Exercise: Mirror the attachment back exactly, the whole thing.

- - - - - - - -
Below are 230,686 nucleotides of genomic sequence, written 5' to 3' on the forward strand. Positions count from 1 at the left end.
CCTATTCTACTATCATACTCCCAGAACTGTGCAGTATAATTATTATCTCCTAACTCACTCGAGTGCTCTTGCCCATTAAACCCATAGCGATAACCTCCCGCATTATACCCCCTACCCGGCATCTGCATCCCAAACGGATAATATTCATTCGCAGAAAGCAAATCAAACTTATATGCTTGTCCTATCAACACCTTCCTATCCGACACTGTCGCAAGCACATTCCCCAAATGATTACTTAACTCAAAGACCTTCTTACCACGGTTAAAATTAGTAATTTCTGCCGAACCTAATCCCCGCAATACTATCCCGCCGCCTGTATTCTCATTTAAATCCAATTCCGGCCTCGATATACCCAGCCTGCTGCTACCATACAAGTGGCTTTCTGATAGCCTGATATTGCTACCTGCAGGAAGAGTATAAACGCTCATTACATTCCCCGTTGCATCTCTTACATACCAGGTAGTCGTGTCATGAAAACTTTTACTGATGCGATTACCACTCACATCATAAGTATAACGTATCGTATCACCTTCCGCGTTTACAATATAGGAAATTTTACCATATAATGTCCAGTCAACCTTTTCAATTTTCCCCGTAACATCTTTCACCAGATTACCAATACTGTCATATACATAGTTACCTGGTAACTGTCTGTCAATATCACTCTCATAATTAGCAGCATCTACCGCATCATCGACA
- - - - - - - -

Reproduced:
Below are 230,686 nucleotides of genomic sequence, written 5' to 3' on the forward strand. Positions count from 1 at the left end.
CCTATTCTACTATCATACTCCCAGAACTGTGCAGTATAATTATTATCTCCTAACTCACTCGAGTGCTCTTGCCCATTAAACCCATAGCGATAACCTCCCGCATTATACCCCCTACCCGGCATCTGCATCCCAAACGGATAATATTCATTCGCAGAAAGCAAATCAAACTTATATGCTTGTCCTATCAACACCTTCCTATCCGACACTGTCGCAAGCACATTCCCCAAATGATTACTTAACTCAAAGACCTTCTTACCACGGTTAAAATTAGTAATTTCTGCCGAACCTAATCCCCGCAATACTATCCCGCCGCCTGTATTCTCATTTAAATCCAATTCCGGCCTCGATATACCCAGCCTGCTGCTACCATACAAGTGGCTTTCTGATAGCCTGATATTGCTACCTGCAGGAAGAGTATAAACGCTCATTACATTCCCCGTTGCATCTCTTACATACCAGGTAGTCGTGTCATGAAAACTTTTACTGATGCGATTACCACTCACATCATAAGTATAACGTATCGTATCACCTTCCGCGTTTACAATATAGGAAATTTTACCATATAATGTCCAGTCAACCTTTTCAATTTTCCCCGTAACATCTTTCACCAGATTACCAATACTGTCATATACATAGTTACCTGGTAACTGTCTGTCAATATCACTCTCATAATTAGCAGCATCTACCGCATCATCGACA